Fox and the other networks have consulted the augurs and declared the signs good for the Republican party. Projections – as at 2am – suggest the GOP will pick up around 60 seats in the House of Representatives. That’s roughly in the middle of most of the best pre-election predictions. And it’s a very big wave, if not quite a tsunami. In effect, however, it more or less takes the House back to the early Bush years with the GOP holding 230+ seats and the Democrats, this time, somewhere short of 200. Wiping out the past two Congressional elections is not nothing.
But as Marco Rubio*, the newly elected Senator from Florida, put it this elections was not “an embrace of the Republican party, but a second chance to be what the Republican party said it would be, not long ago.” How long this lasts remains to be seen and not the least interesting aspect of the new Congress will be how the new and veteran wings of the Republican caucus get along. Rand Paul – an upgrade, we may all agree, on Jim Bunning – says if he has his way there will be a Tea Party Caucus in the Senate.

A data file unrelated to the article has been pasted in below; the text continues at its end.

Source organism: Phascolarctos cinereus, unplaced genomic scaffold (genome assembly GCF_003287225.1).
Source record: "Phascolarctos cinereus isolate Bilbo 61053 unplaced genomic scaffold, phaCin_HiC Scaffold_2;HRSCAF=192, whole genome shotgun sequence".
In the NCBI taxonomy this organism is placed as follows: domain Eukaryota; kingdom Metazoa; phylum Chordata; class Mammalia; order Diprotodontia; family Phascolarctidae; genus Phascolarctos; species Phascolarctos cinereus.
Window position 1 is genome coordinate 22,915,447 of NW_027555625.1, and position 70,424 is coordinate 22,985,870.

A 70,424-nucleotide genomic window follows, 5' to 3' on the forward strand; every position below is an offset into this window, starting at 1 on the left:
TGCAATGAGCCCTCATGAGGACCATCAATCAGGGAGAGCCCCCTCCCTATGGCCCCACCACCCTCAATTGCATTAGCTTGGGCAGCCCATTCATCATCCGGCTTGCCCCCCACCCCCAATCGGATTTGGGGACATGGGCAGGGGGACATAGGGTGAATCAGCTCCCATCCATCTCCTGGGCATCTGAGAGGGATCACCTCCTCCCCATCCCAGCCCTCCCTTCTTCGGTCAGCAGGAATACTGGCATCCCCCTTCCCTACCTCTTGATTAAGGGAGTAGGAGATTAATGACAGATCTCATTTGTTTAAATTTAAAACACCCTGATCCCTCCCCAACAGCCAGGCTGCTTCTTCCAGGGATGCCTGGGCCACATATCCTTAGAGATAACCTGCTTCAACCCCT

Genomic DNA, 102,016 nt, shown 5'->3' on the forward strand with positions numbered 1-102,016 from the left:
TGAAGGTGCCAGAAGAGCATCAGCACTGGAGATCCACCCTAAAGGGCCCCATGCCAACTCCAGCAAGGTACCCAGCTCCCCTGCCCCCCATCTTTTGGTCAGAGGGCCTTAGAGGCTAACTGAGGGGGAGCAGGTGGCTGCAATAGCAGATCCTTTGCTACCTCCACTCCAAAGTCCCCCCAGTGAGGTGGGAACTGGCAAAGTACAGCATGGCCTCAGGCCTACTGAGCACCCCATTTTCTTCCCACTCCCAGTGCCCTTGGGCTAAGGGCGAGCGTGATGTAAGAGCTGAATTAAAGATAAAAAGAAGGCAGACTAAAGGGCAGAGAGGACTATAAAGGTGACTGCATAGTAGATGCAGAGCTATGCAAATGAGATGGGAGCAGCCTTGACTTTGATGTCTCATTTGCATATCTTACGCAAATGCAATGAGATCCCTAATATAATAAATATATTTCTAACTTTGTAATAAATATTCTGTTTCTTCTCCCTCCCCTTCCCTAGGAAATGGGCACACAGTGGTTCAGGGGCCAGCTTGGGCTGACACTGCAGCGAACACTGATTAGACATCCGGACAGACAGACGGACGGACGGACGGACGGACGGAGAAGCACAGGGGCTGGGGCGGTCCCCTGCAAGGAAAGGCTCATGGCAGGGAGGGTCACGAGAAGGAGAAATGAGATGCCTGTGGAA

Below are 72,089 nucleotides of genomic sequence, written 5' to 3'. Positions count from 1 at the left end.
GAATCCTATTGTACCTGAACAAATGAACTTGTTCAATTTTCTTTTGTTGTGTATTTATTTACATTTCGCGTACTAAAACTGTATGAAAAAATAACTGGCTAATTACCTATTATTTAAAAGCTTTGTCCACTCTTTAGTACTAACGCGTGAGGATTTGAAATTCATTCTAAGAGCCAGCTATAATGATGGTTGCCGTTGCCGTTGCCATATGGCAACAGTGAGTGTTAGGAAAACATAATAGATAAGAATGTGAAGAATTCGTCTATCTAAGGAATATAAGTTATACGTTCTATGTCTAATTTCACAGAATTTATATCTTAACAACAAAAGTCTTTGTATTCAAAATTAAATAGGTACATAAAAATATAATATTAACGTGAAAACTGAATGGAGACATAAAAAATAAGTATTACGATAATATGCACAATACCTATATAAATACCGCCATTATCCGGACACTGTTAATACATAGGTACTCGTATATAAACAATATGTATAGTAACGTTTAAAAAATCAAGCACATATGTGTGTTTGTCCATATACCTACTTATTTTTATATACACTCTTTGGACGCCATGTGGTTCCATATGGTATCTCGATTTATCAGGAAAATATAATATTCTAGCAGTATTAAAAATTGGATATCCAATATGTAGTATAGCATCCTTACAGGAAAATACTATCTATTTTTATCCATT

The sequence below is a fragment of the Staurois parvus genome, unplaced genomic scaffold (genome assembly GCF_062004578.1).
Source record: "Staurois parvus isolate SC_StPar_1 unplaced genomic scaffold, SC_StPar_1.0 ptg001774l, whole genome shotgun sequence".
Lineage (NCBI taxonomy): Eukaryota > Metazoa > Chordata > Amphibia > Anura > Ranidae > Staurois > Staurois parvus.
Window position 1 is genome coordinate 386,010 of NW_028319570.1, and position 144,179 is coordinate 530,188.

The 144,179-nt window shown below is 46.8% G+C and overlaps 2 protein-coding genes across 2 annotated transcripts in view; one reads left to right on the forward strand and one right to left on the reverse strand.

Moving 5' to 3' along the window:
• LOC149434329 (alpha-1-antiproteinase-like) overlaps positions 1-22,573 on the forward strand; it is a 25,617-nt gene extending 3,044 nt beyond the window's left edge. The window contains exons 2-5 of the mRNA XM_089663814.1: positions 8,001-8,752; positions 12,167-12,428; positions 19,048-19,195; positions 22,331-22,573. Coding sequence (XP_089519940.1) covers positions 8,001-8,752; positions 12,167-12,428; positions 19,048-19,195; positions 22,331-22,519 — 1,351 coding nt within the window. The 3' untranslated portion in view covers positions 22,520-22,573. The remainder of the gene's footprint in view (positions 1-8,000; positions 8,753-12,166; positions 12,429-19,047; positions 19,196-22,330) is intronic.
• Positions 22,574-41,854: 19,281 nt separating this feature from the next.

In the Senate, mind you, Delaware and West Virginia have (for very different reasons) helped the Democrats keep their majority. Even so, Joe Manchin’s acceptance speech in coal-dependent WV was such that you could legitimately have thought he was a Republican. It was the standard “We need to fix Washington” and “work together” stuff. And he promised to put West Virginia first every day. So Democrats will need to protect him from difficult votes if they’re to hold the seat in 2012. (Manchin is just filling out Robert Byrd’s term.)
So, everything is changed.